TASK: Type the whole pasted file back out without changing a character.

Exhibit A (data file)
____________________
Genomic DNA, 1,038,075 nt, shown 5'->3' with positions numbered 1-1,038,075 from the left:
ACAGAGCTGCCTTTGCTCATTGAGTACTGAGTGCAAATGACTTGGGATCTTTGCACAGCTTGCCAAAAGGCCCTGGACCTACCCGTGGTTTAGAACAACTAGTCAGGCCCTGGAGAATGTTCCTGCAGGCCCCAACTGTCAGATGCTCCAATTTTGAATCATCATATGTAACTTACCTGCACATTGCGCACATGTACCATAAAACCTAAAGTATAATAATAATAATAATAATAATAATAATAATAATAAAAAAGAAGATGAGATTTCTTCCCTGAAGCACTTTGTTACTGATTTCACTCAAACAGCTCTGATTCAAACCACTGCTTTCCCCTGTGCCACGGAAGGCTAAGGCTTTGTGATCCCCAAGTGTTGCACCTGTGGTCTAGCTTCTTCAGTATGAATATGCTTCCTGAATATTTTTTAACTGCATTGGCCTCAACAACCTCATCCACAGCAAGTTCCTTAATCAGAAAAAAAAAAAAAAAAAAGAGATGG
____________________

Genomic DNA, 1,038,075 nt, shown 5'->3' with positions numbered 1-1,038,075 from the left:
ACAGAGCTGCCTTTGCTCATTGAGTACTGAGTGCAAATGACTTGGGATCTTTGCACAGCTTGCCAAAAGGCCCTGGACCTACCCGTGGTTTAGAACAACTAGTCAGGCCCTGGAGAATGTTCCTGCAGGCCCCAACTGTCAGATGCTCCAATTTTGAATCATCATATGTAACTTACCTGCACATTGCGCACATGTACCATAAAACCTAAAGTATAATAATAATAATAATAATAATAATAATAATAATAAAAAAGAAGATGAGATTTCTTCCCTGAAGCACTTTGTTACTGATTTCACTCAAACAGCTCTGATTCAAACCACTGCTTTCCCCTGTGCCACGGAAGGCTAAGGCTTTGTGATCCCCAAGTGTTGCACCTGTGGTCTAGCTTCTTCAGTATGAATATGCTTCCTGAATATTTTTTAACTGCATTGGCCTCAACAACCTCATCCACAGCAAGTTCCTTAATCAGAAAAAAAAAAAAAAAAAAGAGATGG